Arab Prison Literature

Over the past week I've been busy attending a whirl-wind of talks and cultural events and I'm just getting around to writing about them now. One of them was a symposium on Arab prison literature at NYU, which allowed me to finally meet Egyptian author Sonallah Ibrahim, who mentioned that his first writings were on cigarette papers while in prison between 1959 and 1964. (He also explained that his habit of saving newspaper clippings--on which his novel "Zaat" for example is very dependent--started when he was an adolescent and, he says, would clip pictures of "half-naked" ladies from the papers. "As my consciousness expanded other material made its way into my archive," he said.)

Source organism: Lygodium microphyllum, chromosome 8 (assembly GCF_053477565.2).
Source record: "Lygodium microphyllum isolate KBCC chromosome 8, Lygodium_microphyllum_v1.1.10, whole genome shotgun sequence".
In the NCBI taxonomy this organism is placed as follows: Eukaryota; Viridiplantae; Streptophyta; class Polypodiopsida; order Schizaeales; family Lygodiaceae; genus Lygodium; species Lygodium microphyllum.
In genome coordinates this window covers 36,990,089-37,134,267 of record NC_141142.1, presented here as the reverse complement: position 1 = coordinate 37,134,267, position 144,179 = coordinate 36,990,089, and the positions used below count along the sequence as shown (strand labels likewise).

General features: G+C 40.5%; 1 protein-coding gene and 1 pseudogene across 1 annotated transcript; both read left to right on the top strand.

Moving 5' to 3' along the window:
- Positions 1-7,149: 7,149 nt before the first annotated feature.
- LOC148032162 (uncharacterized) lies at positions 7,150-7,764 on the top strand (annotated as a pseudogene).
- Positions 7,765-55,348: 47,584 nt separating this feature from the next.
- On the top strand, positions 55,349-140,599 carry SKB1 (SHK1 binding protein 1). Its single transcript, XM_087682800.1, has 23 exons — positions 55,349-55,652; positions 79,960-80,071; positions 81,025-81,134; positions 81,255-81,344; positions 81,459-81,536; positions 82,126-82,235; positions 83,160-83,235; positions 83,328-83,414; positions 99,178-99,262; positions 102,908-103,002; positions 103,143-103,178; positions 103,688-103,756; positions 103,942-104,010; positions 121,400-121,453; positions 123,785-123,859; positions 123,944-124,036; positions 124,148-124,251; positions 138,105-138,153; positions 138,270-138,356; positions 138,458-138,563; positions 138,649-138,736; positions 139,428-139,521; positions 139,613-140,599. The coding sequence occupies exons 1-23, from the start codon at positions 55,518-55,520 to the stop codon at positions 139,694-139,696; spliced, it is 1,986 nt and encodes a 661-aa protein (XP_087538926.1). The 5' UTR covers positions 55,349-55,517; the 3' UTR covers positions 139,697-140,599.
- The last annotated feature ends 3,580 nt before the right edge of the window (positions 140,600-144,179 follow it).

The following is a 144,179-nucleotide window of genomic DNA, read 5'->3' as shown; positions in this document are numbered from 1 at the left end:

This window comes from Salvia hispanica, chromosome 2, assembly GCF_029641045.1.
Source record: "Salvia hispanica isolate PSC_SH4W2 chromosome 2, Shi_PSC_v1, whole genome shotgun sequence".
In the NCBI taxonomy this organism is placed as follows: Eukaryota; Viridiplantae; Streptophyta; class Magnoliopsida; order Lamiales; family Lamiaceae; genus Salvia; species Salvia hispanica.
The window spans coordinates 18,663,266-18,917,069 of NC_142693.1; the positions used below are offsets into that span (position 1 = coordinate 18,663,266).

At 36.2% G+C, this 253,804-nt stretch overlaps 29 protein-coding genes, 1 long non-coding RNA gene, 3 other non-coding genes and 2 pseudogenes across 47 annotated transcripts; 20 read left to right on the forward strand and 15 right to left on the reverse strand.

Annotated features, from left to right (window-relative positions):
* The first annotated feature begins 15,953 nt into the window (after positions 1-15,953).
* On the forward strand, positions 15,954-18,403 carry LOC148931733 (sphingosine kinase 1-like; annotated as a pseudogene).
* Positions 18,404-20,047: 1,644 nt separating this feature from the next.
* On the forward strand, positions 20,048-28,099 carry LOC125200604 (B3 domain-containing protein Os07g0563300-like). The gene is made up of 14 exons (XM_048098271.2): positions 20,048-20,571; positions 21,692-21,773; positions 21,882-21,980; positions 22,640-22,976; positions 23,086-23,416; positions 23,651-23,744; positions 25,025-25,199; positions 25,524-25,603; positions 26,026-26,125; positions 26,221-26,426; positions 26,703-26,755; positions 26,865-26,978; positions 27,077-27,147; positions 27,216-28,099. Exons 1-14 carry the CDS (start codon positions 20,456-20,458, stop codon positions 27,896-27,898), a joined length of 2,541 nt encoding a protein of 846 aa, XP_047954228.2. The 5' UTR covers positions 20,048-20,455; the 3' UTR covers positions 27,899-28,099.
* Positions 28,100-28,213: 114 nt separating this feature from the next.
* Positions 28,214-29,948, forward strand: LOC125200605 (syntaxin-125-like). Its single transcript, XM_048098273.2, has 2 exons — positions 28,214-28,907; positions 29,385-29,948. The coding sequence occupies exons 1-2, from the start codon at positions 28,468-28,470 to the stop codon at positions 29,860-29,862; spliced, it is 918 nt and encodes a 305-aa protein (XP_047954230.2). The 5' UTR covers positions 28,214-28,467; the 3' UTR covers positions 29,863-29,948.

I also got to hear Moroccan author Fatna Al Bouih read from her beautiful prison memoir حديث العتمة (My unsure translation is "Talk of Darkness"), as well as from dissident writers such as the Iranian Monireh Baradan and the Turkish Feride Cicekoglu. These women's courage and grace cannot be overstated.

Ursula Lindsey

Ursula Lindsey is the managing editor of the Arabist blog. She writes about culture, education and politics in the Arab world. She lived in Cairo from 2002 to 2013 and got her start at the ground-breaking independent magazine Cairo Times. She was the culture editor of Cairo magazine in 2005-2006 and served as special projects editor at the independent news site Mada Masr in 2013-2014. She is the Chronicle of Higher Education's Middle East correspondent. She contributes to the BBC-PRI radio program The World, and has written for Newsweek, The New York Times, The New Yorker online, Bookforum and the blog of the London Review of Books.